The area devastated by the fire was frequently referred to as the "burnt district," and this image gives some sense of the totality of the ruin. The epithet also provides a reference point for the astonishing revival of the city. The intersection of State and Madison, at the epicenter of the downtown where all the street numbers begin, soon became deservedly known as "the world's busiest street corner."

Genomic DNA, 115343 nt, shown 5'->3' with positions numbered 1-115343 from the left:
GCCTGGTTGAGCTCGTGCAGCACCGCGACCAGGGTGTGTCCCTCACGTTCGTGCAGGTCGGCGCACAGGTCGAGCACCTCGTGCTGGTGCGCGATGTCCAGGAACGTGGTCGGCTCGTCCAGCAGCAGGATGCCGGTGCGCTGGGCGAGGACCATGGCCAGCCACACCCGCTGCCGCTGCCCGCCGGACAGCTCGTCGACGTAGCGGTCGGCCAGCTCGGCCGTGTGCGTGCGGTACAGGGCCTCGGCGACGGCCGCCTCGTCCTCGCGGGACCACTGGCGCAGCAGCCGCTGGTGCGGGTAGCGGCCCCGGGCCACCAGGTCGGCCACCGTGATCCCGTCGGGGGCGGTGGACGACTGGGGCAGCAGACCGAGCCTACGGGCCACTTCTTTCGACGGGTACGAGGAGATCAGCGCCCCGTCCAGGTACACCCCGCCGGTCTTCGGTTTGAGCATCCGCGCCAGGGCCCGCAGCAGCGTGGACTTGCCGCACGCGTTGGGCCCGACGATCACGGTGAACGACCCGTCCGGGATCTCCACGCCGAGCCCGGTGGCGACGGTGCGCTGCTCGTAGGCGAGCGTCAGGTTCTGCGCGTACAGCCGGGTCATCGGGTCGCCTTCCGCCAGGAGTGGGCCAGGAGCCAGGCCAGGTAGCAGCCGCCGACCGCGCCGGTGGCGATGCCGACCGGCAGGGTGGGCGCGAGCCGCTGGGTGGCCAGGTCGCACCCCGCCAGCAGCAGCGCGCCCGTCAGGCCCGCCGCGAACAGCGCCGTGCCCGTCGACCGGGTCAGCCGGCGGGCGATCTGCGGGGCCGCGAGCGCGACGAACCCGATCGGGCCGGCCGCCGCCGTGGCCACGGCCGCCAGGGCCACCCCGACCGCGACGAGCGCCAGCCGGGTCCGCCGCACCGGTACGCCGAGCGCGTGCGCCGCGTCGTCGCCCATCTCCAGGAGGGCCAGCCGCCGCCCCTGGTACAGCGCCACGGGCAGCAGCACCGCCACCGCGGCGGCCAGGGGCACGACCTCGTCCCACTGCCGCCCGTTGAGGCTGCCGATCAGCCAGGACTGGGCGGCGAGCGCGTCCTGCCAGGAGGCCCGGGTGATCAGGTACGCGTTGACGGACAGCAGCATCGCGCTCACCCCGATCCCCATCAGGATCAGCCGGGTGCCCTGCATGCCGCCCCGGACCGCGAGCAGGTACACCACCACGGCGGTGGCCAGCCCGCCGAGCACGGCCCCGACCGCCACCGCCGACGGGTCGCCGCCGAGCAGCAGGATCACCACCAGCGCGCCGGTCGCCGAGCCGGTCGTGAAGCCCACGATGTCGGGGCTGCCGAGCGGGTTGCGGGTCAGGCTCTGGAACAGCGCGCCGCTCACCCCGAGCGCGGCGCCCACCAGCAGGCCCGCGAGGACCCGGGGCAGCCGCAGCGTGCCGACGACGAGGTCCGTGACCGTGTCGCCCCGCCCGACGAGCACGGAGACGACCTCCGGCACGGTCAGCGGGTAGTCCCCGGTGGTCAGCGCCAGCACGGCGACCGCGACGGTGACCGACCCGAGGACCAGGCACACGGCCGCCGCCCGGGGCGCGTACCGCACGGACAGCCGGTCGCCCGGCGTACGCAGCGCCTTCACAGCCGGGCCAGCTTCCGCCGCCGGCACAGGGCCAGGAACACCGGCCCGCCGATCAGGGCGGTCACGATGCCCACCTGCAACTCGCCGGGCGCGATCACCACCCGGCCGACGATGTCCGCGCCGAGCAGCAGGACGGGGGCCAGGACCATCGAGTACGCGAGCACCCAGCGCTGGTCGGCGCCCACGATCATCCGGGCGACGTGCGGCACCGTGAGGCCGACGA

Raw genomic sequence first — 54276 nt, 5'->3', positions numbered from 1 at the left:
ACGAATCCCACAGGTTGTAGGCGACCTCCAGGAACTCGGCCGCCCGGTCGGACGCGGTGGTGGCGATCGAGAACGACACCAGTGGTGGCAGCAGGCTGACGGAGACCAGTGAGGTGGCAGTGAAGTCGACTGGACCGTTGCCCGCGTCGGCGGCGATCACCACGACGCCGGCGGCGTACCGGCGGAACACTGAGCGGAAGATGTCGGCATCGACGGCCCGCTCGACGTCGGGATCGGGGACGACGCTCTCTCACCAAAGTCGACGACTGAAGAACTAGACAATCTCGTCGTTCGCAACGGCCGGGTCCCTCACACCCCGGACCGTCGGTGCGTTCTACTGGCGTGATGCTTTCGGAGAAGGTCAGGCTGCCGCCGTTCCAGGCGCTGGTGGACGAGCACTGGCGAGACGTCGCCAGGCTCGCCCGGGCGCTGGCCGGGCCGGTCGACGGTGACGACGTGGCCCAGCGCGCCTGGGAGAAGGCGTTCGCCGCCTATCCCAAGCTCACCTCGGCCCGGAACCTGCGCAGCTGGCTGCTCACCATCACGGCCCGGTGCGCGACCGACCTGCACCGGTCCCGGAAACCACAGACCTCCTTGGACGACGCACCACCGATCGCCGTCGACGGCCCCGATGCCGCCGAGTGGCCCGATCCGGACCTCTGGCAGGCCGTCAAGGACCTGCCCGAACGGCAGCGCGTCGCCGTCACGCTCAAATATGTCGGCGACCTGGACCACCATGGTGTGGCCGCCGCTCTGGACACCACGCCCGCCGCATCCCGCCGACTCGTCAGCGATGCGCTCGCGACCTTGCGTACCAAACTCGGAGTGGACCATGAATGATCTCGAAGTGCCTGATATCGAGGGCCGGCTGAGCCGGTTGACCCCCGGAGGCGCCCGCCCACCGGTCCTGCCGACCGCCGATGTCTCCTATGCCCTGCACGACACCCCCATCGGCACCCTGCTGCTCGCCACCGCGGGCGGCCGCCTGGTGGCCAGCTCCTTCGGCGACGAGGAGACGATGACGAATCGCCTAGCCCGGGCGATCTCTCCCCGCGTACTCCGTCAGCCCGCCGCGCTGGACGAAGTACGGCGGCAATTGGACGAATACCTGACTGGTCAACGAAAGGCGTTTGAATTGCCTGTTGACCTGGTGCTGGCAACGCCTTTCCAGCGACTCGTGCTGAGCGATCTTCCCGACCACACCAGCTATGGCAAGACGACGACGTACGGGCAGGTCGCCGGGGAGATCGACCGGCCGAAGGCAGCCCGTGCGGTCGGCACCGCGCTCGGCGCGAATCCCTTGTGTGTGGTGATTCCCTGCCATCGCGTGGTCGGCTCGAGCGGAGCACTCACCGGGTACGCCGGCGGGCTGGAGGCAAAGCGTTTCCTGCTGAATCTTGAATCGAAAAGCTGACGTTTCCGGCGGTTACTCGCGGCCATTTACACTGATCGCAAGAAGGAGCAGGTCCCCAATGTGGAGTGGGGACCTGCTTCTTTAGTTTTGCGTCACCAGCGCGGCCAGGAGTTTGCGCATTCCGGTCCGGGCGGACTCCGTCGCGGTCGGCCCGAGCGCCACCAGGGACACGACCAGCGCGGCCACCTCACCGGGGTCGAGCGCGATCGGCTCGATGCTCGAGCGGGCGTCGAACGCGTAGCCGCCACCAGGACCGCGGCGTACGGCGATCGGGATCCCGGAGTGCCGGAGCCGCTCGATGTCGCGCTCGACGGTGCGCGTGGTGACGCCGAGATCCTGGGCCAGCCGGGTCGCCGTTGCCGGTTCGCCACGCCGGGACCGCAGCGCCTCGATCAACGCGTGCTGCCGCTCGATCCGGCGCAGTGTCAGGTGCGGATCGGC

The fire destroyed some 18,000 buildings in all and caused damage estimated at $200 million, about one third of the value of the entire city. Close to one hundred thousand of the city's approximately 330,000 residents were left homeless. But much of importance escaped the fire, including substantial portions of Chicago's transportation and manufacturing infrastructure. This fact, along with the city's strategic geographical locationówhich the fire could not alterówere the keys to the economic vitality that had brought Chicago into being and would quickly rebuild it.